The California Court of Appeal for the Fourth District decided a criminal matter, an anti-SLAPP motion, vicarious liability issues, and attorneys fees in an employment case.
In People v. Benitez, No. G041201, the court faced a challenge to defendant's denial of his constitutional right to confrontation when a supervisor was allowed to testify regarding a crime lab analyst's analysis of the substance found on defendant to be methamphetamine. In light of Melendez-Diaz v. Massachusetts (2009) 557 U.S. __ [129 S.Ct. 2527, 174 L.Ed.2d 314], the court reversed defendant's conviction of possession of methamphetamine because the trial court erred in admitting the analysts notes as a business record.
In Daniels v. Robbins, No. G039984, the court faced a challenge to a trial court's grant of an anti-SLAPP motion in plaintiff's action against several attorneys who had represented a client who had sued plaintiff in a prior action. In affirming the motion, the court held that plaintiff failed to make the required showing that she would probably prevail on the merits and failed to make a prima facie case of malice against the defendants.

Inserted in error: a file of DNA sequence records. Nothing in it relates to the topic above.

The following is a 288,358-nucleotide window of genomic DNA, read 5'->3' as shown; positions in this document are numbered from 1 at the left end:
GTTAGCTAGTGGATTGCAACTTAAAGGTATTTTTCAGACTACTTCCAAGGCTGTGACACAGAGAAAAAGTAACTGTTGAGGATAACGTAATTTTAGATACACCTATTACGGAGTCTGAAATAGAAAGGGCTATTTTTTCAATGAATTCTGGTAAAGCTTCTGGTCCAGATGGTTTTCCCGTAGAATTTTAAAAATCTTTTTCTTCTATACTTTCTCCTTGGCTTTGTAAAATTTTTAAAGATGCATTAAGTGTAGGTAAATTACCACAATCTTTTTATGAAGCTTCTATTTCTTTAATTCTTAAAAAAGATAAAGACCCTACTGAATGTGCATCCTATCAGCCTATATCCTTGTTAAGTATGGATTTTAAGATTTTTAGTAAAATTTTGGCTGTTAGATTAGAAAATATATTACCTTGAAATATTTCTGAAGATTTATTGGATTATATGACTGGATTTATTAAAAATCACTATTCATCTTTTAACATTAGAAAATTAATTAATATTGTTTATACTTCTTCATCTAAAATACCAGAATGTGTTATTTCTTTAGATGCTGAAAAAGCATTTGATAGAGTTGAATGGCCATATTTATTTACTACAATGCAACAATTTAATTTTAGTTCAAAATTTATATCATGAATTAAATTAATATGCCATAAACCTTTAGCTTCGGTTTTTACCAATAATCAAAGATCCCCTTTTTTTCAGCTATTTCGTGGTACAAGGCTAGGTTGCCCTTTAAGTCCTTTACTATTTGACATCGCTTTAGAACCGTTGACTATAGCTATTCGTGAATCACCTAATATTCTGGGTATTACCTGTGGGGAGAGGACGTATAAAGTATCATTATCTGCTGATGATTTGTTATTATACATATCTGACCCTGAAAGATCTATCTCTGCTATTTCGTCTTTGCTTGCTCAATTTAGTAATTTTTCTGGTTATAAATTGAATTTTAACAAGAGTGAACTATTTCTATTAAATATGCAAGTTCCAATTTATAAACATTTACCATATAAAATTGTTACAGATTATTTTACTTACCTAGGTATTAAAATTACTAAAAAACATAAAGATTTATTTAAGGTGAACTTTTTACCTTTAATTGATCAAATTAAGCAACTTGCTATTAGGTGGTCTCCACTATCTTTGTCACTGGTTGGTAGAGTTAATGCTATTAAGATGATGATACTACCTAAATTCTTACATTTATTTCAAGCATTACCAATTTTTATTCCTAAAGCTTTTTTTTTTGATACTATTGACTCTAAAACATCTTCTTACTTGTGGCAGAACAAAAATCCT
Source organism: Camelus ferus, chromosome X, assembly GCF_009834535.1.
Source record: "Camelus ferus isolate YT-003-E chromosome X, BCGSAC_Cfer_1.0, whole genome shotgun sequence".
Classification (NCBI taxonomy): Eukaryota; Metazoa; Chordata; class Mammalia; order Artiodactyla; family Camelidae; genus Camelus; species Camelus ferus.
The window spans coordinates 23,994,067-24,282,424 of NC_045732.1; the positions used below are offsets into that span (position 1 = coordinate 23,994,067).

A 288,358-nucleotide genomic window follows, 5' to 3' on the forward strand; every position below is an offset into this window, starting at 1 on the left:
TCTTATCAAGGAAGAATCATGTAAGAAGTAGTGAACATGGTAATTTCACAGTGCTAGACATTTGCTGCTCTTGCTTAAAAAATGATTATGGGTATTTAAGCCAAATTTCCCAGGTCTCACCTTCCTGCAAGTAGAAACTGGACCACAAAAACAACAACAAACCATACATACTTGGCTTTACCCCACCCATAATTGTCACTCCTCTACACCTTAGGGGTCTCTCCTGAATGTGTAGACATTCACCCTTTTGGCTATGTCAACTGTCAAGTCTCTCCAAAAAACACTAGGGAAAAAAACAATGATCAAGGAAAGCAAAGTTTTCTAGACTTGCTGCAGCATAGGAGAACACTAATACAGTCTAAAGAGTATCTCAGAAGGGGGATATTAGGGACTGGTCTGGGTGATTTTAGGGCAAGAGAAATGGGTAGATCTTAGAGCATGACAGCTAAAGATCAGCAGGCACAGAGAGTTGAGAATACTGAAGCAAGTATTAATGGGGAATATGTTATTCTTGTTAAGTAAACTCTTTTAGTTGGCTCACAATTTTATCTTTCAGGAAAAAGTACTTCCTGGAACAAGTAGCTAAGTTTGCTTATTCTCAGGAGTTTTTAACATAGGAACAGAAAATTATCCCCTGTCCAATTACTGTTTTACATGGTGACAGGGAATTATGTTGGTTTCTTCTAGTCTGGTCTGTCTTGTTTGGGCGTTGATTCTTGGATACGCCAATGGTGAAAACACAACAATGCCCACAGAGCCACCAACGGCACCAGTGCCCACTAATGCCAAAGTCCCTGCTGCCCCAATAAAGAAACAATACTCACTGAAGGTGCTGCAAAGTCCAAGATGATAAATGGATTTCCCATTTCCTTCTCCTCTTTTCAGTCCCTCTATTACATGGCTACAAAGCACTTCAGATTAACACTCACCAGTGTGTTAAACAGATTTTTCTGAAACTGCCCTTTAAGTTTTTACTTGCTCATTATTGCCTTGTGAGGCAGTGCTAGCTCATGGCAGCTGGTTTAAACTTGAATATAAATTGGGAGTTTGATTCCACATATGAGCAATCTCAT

In Lobo v. Tamco, No. E047593, the court dealt with the issue of employer's vicarious liability. In that case, plaintiff brought a wrongful death action claiming that the driver who collided with her husband was acting within the course and scope of his employment at time of the accident. In reversing trial court's decision, the court concluded that it was err to grant summary judgment where a reasonable trier of fact could find that the "required vehicle" exception does apply.